Sunday, September 4, 2011

9//4/11 Report - Adventures, Shipwreck Wood, & Metal Detecting Contraptions

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Rafting Down the Snake River in Wyoming.

This is way off the Treasure Coast, but I hope it might stimulate your thinking. On these raft trips the guides try to show their skill by having the guide in front of the raft place a quarter on the rock shown in the photo, and then the helmsman (I guess you would call him) tries to remove the quarter from the rock as he goes by. On this occasion, they failed and the quarter ended up in the Snake River.

Of course when I saw this, the first thing I thought is that there are a lot of quarters in the river just downstream of this rock. Who knows how long this has been going on?

It also happened to be very close to where President Garfield once camped too. There were a lot of stories of old whiskey bottles being found there.

As the story goes, the President was followed by the press, who came on mules, some of which ended up shot to death one night when there was the sound of rustling in the trees. They thought the Indians were attacking.

Good stories of historic events like this should stimulate your thinking about where to detect.

Reading about the history of the Treasure Coast should give you some ideas too.

When I saw the river guide dump a quarter in the river, it made me think of other places where a person might detect. Under bridges, for example. Where the rafts are put in and taken out. At the picnic spot where the raft trips ended. It got me thinking of places like that.

Its good to do something different every once in a while, if for no other reason than to get you thinking. That is something I've been talking about lately. Opening up your mind to different possibilities and opportunities.

Also, the same raft company used to take Walt Disney's crew up and down that same stretch of river multiple times a day as they made nature documentaries back in the sixties. If you are old enough, you might remember watching some of those on TV.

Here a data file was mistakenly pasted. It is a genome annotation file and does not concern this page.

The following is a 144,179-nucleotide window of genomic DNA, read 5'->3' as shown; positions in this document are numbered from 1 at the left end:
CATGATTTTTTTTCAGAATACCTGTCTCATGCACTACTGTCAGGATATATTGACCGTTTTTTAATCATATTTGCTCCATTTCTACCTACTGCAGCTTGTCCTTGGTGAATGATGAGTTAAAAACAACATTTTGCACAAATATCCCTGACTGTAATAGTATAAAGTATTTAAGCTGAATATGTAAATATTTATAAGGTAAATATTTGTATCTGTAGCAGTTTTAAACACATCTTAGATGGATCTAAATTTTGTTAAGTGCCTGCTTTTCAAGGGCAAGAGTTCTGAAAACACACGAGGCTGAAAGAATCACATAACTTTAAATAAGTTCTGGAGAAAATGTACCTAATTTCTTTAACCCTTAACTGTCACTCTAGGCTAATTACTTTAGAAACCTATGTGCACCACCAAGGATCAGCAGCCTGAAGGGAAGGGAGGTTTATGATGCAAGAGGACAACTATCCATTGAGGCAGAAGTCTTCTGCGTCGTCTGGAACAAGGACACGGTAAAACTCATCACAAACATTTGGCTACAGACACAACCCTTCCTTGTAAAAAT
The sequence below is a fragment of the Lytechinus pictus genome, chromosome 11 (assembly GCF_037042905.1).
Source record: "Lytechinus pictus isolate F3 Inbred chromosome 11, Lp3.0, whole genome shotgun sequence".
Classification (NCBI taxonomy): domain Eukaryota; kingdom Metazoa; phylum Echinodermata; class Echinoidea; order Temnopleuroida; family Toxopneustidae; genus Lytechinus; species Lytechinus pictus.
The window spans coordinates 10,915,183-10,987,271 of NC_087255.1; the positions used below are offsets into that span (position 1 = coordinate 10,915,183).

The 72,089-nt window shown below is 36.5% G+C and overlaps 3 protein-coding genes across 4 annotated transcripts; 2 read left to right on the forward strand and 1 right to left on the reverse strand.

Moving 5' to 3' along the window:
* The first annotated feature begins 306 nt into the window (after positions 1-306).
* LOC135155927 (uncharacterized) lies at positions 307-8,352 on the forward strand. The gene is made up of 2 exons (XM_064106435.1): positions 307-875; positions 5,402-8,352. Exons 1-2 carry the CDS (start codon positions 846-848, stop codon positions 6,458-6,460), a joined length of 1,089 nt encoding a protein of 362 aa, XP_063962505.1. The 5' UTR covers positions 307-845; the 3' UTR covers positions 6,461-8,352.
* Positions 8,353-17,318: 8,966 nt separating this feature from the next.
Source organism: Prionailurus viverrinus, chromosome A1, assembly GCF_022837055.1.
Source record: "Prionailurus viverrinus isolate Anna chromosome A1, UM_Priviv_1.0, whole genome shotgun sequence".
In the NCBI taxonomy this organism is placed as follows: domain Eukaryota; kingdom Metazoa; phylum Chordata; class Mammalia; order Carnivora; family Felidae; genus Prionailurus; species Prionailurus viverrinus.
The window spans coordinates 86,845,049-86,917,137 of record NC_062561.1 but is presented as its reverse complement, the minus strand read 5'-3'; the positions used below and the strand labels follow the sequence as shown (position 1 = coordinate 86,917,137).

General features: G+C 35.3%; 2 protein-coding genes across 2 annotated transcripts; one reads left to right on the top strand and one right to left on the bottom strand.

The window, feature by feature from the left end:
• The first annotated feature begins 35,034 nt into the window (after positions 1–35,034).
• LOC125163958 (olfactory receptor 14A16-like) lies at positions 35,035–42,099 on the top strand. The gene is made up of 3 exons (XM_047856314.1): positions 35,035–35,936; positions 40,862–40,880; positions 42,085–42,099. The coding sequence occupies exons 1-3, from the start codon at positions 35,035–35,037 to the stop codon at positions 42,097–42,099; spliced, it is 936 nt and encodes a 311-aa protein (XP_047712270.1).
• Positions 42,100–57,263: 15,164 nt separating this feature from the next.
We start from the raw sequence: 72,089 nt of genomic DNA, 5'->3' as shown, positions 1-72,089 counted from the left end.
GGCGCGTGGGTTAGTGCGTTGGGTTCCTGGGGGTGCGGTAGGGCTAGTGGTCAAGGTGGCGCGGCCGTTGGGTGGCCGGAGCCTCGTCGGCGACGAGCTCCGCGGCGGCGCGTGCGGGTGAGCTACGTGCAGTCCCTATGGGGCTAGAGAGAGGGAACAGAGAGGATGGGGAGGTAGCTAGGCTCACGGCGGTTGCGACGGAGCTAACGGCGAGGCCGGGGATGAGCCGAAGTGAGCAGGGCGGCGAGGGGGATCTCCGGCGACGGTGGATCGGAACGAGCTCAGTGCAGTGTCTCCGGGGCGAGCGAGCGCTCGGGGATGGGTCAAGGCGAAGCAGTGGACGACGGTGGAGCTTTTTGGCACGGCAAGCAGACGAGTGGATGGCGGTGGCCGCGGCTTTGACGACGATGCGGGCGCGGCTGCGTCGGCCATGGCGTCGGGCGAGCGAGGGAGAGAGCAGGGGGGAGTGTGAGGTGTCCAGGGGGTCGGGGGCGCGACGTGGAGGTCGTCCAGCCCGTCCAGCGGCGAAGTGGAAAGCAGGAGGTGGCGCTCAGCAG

Here is a great story about a seven foot length of shipwreck plank that was found washed up on a Virginia Beach beach after a storm. It is copper sheathed and apparently from an 18th century wreck. Good photo too.

The same thing happens on the Treasure Coast occasionally. A piece that long is not common though, and it still has a good bit of the sheathing attached.

What I've seen on the Treasure Coast, with one or two exceptions, are two or three foot lengths at most.

Old shipwreck wood was showing up on one Treasure Coast shipwreck beach back in June of 2011, and I showed one example in my 6/20/11 post. And I showed more about the Toredo worm that riddles wood like that in my 6/27/11 post.

Here is a story about an old shipwreck that seems to appear about once every twenty years at low tides and after storms. It is on the Pacific Coast.

The article includes a nice photo of the ships skeleton.

Here is that link.

Again, neat photo.

It goes to show once again how shipwreck materials can appear and disappear with changing conditions.

You probably know that the Outer Banks of North Carolina is another good place to hunt shipwreck treasure coins. They were really hit by Irene. I understand that some of the beach areas are still closed.